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New Jersey Employment Law Blog

Why do employees ignore discrimination?

You see a clear case of workplace discrimination. Maybe your boss laughs about firing someone who was of a different ethnicity. Maybe you see a supervisor throw away all employment applications from women.

Maybe someone makes disparaging remarks that everyone can hear, and everyone just awkwardly looks back at their computers and tries to act like it didn't happen. Why do people ignore things like this when they know that they're both unethical and illegal?

Female employees in New Jersey continue to face sexual harassment

Despite the growing efforts of many companies to tighten their sexual harassment policies, many female employees in New Jersey continue to encounter inappropriate behavior at work. According to NJ Advance Media, a survey was recently conducted to find out whether #MeToo had made any impact in workplaces around the state. The results revealed that most of the survey participants, made up of both men and women, had not noticed any significant changes in their own workplaces.

New Jersey labor laws protect your right to pay and sick leave

New Jersey state labor laws require employers to uphold certain hiring, firing and compensation standards when dealing with their employees. They also state that workers be paid a set minimum wage and overtime and restrict employers from hiring children to work in certain industries and certain schedules. These laws also specify whether wages can be withheld, how sick leave is accrued and how other benefits should be handled.

These labor laws specify that all workers should be paid at the very least the state minimum wage for every hour worked. They also require all employees to be paid one and one-half times for every hour they're asked to work in excess of 40 hours. There are some workers that don't have to be compensated in accordance with these rules.

What is meant by at-will employment?

You get hired on as an at-will employee. Your employer explains that it's very common and that all of the other employees have the same classification, but you still want to know what it means for you.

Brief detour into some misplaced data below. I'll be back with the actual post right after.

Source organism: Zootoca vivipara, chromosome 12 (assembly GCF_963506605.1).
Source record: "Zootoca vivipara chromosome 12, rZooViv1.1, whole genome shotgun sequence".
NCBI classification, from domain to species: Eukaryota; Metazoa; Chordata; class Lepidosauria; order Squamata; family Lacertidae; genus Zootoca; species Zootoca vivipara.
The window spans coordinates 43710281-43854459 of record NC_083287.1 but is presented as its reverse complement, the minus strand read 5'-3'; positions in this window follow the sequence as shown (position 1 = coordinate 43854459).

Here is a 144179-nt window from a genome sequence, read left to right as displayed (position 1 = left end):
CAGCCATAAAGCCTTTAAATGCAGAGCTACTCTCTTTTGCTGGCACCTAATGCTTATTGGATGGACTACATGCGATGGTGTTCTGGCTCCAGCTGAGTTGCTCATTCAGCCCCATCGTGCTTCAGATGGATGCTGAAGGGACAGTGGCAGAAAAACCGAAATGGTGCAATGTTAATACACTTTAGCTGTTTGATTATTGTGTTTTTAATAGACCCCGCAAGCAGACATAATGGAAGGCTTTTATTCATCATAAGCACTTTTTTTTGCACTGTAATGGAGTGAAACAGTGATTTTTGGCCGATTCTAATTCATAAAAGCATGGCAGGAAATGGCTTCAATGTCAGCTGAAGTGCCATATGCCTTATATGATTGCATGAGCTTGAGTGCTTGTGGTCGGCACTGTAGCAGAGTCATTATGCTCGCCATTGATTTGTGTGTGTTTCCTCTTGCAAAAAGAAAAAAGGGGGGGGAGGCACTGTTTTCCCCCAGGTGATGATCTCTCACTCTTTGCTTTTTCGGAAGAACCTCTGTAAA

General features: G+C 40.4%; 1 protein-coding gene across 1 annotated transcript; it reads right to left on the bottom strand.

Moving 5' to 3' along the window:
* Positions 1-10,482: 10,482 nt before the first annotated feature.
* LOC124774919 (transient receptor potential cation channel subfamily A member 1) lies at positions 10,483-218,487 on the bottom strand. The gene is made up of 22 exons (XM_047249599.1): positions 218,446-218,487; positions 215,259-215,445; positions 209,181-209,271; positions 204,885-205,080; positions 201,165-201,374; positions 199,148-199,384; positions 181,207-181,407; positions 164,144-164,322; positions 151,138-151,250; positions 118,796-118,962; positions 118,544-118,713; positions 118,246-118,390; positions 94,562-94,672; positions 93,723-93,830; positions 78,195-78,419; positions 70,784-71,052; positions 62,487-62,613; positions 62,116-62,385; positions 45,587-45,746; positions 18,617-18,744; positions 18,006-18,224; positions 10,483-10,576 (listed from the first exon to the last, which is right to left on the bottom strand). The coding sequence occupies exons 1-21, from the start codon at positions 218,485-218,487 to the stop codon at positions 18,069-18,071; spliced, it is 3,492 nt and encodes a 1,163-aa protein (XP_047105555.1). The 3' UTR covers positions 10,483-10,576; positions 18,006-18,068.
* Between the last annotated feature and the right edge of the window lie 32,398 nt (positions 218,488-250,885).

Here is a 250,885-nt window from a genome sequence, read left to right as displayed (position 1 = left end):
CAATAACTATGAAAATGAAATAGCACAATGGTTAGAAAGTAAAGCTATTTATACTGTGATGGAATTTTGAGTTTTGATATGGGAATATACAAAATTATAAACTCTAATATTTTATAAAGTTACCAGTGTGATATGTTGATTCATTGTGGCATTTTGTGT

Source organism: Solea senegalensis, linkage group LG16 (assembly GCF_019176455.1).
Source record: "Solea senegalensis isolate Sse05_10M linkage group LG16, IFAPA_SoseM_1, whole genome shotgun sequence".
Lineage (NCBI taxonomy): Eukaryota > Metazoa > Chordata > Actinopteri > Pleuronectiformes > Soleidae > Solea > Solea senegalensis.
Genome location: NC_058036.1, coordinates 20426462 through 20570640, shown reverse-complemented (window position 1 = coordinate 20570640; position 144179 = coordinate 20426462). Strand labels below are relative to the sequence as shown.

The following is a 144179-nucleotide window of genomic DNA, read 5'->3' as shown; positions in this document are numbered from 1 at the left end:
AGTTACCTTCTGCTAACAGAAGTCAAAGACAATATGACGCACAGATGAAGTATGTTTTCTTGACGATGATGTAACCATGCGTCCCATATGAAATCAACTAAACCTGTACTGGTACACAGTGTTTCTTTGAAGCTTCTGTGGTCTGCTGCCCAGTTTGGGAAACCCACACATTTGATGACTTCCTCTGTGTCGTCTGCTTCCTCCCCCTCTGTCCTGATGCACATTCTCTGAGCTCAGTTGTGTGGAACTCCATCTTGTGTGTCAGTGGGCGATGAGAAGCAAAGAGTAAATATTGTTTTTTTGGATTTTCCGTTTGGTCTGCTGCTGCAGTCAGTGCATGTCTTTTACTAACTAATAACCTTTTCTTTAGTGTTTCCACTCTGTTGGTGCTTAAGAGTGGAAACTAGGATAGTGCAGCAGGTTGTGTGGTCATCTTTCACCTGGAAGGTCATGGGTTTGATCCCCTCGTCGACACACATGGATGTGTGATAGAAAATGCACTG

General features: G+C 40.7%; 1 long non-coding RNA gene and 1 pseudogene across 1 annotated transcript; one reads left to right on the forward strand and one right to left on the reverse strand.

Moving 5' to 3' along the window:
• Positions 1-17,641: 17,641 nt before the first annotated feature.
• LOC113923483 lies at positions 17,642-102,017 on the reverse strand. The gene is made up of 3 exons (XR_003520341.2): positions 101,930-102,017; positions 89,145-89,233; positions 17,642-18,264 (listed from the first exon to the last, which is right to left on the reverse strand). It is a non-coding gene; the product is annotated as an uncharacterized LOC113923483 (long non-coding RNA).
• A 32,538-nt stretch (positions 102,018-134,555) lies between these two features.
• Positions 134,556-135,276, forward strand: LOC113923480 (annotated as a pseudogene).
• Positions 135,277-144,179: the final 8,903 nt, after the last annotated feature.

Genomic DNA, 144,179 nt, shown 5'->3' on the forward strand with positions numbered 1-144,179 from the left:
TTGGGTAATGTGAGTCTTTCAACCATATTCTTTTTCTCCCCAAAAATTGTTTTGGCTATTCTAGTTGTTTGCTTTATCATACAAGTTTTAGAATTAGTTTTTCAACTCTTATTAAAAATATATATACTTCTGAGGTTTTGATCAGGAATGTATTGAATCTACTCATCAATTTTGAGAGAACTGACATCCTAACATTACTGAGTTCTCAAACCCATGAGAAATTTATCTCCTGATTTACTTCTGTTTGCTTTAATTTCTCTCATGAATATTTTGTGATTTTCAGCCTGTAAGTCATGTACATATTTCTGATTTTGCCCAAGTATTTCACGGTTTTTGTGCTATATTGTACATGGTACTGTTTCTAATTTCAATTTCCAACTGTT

Essentially, "at-will employment" means both you and your employer have a lot of freedom regarding the nature of your business relationship. If you want to quit, you can do it whenever you want. You don't have to provide a reason. If you do, it can be almost anything at all -- it may be as simple as not enjoying the job anymore.

New Jersey Transit paid millions in discrimination lawsuits

No matter what sector an employee works in, the law provides broad protections against discrimination, even if the discrimination occurs in public offices. In the last several years, the topic of discrimination and harassment in the workplace has dominated headlines and the broader public conversation, which makes it all the more surprising when any organization faces discrimination suits repeatedly.

Our very own New Jersey Transit has faced numerous discrimination lawsuits over the last several years, totaling over $12 million in damages paid to plaintiffs. Even more shocking, the organization as a whole faced over 50 discrimination lawsuits over a period of about six years. In most instances, a company or organization may face only a few lawsuits based on discrimination before cracking down on its policies and practices, so it is particularly concerning that Transit continued to face allegations, and continued to pay out settlements.

Dating in the workplace: Your rights as an employee